I've seen an engine shop simply use a piece of (silicone baffle seal) bonded to the baffle to both prevent leaks at the edges and prevent wear. Spruce says it's good to 550F so contact with the cylinder should be OK.
Yep. The lower sections of my aluminum baffles are fully lined, so I don't depend on the aluminum to keep air between fins. The aluminum wraps are not much more than a backup to ensure the fiberglass/silicone wraps stay in place. Best I can tell none has shown any sign of debonding.

This is Loctite 598 (aka Permatex Ultra Black) rolled into ordinary 9 oz plain weave fiberglass between plastic sheets, then cut to size with scissors and stuck to the fins while wet.



__________________
Dan Horton
RV-8 SS
Barrett IO-390

Last edited by DanH : 09-03-2018 at 08:15 AM.
Reply With Quote
  #39  
Old 07-09-2013, 11:55 AM
scard's Avatar
scard scard is offline
 
Join Date: Jun 2005
Location: Cedar Park, TX
Posts: 3,386
Default

Quote:
Originally Posted by DanH View Post
Yep. The lower sections of my aluminum baffles are fully lined, so I don't depend on the aluminum to keep air between fins. The aluminum wraps are not much more than a backup to ensure the fiberglass/silicone wraps stay in place. Best I can tell none has shown any sign of debonding.

image clip
Wow, great minds... I used baffle material similarly between the baffle and fins. It is effectively self "bonded" in there to the fins from the heat. Of course mine aren't nearly as pretty as this powder puff .
__________________
Scott Card
CQ Headset by Card Machine Works
CMW E-Lift
RV-9A N4822C flying 2200+hrs. / Cedar Park, TX
RV8 Building - fuselage / showplanes canopy (Done!)
VAF Advertiser
Reply With Quote
  #40  
Old 07-09-2013, 01:31 PM
Toobuilder's Avatar
Toobuilder Toobuilder is offline
 
Join Date: Jul 2009
Location: Mojave
Posts: 4,928
Default

Quote:
Originally Posted by DanH View Post

...There's an early NACA work illustrating the issue. See Table 1 and Fig 2:...
Good stuff Dan. Fig 2(i) appears to have the best design from a TLAR perspective, and the the numbers seem to agree. This would be fairly easy to accomplish around the cylinder barrels, but the heads are going to require some thought. In any case, I think that there is a LOT to be gained without much additional work.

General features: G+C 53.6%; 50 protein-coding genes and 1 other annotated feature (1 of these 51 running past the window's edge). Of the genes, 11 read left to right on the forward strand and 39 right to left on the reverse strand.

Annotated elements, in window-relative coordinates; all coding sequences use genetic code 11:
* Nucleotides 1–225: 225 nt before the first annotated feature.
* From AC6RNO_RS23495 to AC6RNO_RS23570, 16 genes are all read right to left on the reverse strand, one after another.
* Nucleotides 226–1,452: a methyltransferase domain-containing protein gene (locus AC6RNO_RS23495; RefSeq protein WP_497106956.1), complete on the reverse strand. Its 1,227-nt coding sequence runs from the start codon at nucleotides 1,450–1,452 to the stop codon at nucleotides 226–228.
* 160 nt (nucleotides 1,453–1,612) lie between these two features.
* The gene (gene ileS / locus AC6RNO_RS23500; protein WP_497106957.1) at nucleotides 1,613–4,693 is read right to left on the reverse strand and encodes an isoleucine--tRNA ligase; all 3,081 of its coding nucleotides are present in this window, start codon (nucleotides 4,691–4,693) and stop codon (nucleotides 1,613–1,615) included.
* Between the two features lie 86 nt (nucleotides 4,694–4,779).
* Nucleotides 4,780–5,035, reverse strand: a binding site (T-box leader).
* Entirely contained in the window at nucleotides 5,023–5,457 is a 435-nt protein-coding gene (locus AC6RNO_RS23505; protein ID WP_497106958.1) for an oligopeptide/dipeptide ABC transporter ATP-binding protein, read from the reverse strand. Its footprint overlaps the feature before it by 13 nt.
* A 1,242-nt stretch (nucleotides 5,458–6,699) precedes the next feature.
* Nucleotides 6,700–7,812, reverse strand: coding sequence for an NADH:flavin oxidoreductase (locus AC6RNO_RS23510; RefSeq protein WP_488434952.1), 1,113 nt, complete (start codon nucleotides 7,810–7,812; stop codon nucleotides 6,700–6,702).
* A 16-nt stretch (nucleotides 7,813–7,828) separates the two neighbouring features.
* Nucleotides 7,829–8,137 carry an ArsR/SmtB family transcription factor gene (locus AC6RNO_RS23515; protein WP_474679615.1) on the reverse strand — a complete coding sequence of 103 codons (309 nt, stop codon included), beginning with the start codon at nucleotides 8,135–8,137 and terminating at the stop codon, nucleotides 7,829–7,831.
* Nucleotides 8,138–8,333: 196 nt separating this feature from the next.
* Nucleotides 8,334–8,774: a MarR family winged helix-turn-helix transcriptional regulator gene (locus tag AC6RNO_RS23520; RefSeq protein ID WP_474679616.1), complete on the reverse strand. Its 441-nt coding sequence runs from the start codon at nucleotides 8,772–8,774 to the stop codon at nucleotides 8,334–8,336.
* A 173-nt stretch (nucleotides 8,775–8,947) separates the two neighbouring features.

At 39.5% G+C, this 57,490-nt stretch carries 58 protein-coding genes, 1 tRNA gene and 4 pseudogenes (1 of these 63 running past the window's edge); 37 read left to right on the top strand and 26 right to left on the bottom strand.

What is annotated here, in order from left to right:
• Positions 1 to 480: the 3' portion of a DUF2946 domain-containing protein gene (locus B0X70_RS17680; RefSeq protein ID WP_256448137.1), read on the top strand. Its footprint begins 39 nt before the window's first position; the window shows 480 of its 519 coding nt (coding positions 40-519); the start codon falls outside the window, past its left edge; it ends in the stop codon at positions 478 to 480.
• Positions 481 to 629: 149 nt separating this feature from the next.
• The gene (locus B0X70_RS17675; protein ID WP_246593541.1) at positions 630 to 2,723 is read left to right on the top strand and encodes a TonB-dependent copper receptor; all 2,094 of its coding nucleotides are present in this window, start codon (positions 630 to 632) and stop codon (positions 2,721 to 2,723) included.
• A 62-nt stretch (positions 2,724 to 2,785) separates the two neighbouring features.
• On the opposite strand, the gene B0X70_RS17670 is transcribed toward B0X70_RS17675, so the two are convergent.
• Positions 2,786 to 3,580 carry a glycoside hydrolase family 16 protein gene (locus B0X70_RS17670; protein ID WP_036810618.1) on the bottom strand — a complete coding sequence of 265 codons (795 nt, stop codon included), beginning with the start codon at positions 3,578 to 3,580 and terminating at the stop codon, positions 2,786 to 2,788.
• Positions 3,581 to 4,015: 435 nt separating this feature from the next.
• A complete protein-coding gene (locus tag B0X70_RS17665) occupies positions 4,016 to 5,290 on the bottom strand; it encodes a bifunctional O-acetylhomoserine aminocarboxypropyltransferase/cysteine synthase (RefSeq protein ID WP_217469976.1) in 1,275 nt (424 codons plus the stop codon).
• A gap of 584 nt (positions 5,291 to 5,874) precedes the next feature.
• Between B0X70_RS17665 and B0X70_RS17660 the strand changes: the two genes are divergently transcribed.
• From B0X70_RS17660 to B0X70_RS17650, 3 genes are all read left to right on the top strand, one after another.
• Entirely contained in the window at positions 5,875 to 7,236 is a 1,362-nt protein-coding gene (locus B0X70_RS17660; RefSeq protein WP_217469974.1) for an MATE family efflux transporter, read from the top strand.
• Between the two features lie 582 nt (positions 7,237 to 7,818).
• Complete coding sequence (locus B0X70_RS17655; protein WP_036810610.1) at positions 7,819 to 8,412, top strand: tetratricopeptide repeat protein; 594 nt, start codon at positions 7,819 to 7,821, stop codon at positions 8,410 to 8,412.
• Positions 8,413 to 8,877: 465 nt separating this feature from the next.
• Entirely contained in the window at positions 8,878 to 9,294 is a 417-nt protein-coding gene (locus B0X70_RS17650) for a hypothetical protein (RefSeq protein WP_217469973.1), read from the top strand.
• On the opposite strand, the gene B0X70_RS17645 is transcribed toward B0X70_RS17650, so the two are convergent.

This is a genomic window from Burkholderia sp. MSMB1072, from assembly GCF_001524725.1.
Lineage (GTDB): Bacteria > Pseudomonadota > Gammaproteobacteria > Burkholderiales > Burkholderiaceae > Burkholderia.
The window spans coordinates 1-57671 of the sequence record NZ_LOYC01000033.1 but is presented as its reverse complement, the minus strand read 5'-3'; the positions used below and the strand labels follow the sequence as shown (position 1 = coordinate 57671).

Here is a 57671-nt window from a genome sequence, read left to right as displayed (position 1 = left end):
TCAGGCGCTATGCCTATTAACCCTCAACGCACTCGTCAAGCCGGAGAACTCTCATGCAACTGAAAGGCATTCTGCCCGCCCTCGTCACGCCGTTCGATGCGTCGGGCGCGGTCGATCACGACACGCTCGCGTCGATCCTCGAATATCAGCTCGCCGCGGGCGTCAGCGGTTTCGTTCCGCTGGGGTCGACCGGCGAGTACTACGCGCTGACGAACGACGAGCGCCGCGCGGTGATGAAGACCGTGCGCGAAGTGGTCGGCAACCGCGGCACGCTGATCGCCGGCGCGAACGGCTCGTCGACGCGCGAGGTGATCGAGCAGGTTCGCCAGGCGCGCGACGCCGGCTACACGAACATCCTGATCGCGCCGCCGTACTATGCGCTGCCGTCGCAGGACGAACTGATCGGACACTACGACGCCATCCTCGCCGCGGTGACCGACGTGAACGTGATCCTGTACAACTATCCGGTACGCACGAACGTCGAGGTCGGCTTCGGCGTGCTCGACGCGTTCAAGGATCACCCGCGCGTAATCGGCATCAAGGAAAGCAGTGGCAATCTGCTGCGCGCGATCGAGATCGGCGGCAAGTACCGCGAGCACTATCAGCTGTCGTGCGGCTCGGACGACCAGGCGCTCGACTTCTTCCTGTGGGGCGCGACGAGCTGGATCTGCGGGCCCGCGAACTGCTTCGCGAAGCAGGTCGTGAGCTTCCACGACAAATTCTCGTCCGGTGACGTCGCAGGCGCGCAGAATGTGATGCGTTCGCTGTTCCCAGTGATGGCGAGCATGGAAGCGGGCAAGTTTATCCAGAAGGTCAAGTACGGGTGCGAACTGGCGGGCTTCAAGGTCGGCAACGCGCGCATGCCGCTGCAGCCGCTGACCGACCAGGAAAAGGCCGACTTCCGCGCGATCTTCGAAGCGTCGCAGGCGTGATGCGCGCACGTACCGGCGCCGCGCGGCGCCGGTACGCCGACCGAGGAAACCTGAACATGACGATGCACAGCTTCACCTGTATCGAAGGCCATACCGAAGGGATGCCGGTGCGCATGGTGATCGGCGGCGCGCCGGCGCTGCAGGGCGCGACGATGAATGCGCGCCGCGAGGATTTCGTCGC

The "problem" I'm running into however, is that every improvement in cooling "power" also starts begging for a variable geometry cowl outlet. As I stated before, my most recent flight started out at 120 degrees on taxi, and was a still very warm 71 degrees at 8500 - yet I had two cylinders under 295 in cruise. Thats a bit too cool for best efficiency.
__________________
WARNING! Incorrect design and/or fabrication of aircraft and/or components may result in injury or death. Information presented in this post is based on my own experience - Reader has sole responsibility for determining accuracy or suitability for use.

Michael Robinson
______________
Harmon Rocket II -SDS EFI
1940 Taylorcraft BL-65
1984 L39C - SOLD
RV-8 - SDS CPI - SOLD
Reply With Quote
Reply


Thread Tools Search this Thread
Search this Thread:

Advanced Search
Display Modes

Posting Rules
You may not post new threads
You may not post replies
You may not post attachments
You may not edit your posts

vB code is On
Smilies are On
[IMG] code is On
HTML code is Off
Forum Jump


All times are GMT -6. The time now is 03:04 AM.


The VAFForums come to you courtesy Delta Romeo, LLC. By viewing and participating in them you agree to build your plane using standardized methods and practices and to fly it safely and in accordance with the laws governing the country you are located in.